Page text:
Exhibition: Clay Sculpture by Ethiopian-Israeli Artists, Nov. 1-10
On November 1, an opening reception in the East Rotunda of Powell Library will welcome the arrival of works by artists from the Ethiopian Jewish Arts Workshop in Be'er Sheva, Israel. The works will be on view November 1-10. The exhibition is co-curated by Michael Hittleman, Hittleman Gallery of Fine Israeli Art, Patricia Greenfield, UCLA Department of Psychology Distinguished Professor, and Michael Weinstock, Senior Lecturer at Ben-Gurion University of the Negev.
Tuesday, November 01, 20165:00 PM - 7:00 PM
Powell Library - East Rotunda
Co-sponsored by the UCLA Y&S Nazarian Center for Israel Studies and the UCLA African Studies Center. Art works are on loan from the Michael Hittleman Gallery, Los Angeles.
About the Exhibition
The Ethiopian Jewish Arts Workshop in Be’er-Sheva, Israel was established to preserve the heritage of the Ethiopian Jewish community through art. The workshop started with about 57 Jewish immigrants from Ethiopia working in clay. This exhibition features works by the last six artists, all elderly.
Many of the clay sculptures represent life as the artists knew it in Ethiopia. The exhibition also includes a coffee pot, which represents the functional items they typically produced prior to emigrating. A few of the themes, such as the rabbi figures, had their origins in Ethiopia, where they were sold to tourists; but most of the artists only began creating the figurative clay sculptures in Israel. In the non-commercial workshop setting, they were able to express themselves and depict scenes from their lives in Ethiopia in new ways.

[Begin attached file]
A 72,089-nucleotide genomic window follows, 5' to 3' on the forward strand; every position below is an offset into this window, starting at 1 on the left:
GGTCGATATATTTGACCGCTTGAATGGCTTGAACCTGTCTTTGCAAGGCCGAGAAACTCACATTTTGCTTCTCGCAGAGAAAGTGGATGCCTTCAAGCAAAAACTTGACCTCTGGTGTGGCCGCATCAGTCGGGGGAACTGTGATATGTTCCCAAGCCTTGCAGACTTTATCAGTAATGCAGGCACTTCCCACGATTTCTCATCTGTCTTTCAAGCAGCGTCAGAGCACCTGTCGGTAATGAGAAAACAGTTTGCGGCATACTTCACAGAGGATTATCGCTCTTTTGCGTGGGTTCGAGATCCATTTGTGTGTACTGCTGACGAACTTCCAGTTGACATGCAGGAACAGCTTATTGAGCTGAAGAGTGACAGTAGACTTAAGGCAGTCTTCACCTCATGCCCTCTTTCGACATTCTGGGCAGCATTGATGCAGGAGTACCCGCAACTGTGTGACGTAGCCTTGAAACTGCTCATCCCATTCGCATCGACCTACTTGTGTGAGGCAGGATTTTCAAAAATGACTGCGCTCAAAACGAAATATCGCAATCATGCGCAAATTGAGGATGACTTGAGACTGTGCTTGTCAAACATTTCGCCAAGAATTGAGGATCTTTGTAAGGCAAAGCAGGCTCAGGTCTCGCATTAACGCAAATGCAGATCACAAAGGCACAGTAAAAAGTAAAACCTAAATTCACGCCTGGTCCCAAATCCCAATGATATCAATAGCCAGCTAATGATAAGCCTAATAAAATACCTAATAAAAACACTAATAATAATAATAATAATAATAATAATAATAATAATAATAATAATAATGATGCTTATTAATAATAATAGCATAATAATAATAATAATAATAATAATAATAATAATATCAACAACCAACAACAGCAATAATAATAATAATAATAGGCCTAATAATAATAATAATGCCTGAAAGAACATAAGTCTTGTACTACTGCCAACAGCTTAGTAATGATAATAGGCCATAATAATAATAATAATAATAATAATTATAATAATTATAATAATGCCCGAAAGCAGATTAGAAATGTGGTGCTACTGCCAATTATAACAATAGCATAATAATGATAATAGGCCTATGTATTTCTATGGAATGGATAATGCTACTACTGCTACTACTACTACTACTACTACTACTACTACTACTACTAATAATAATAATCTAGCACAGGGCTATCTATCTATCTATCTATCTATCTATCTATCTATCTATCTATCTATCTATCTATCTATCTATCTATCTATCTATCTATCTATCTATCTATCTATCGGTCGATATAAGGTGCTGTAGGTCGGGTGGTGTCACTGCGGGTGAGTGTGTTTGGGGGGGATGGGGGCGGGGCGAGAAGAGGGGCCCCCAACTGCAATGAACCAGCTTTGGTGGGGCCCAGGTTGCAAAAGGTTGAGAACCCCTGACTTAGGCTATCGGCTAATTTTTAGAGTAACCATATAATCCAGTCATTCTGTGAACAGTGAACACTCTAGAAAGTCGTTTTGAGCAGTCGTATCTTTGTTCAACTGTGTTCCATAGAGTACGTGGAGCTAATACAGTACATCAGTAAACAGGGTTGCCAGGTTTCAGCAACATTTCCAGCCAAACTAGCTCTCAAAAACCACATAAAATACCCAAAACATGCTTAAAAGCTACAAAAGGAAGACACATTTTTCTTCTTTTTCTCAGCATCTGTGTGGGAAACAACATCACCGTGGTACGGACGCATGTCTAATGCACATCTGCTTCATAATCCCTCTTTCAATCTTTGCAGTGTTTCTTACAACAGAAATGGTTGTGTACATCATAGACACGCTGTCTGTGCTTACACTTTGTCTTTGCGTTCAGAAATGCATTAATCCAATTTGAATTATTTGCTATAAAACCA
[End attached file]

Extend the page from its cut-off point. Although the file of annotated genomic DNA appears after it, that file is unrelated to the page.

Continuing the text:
These sensitively rendered sculptures, with reminders of religious and family rituals, contain emotion and humor. The style blends clay forming techniques from Ethiopia with modern clays and kilns in Israel.
Pot for Coffee Ceremony (Photo: Patricia Greenfield)
The Ethiopian Israeli Community
Today, Israel is home to an estimated 125,000 Ethiopian Jewish citizens. Members of the Beta Israel (House of Israel) community, as they were known in Ethiopia, consider themselves descendants of the tribes of ancient Israel. Many longed to move to Israel for religious reasons; others because of poor living conditions and oppression in their home country.
Emigration was severely limited until the 1980s and early 90s, when two major Israeli operations were launched to aid members of the community and bring them to Israel: Operation Moses (1984-85) and Operation Solomon (1991). The Israeli government brought more than 20,000 Ethiopian Jews to Israel during these operations alone. Since the last air lift, emigration has continued and more than 50,000 Ethiopian Jews are estimated to have made the journey.
Dates and Opening Reception
Dates: November 1-10
Opening Reception: November 1 (5-7 PM)
Where: East Rotunda of Powell Library
Sponsor(s): African Studies Center, Younes and Soraya Nazarian Center for Israel Studies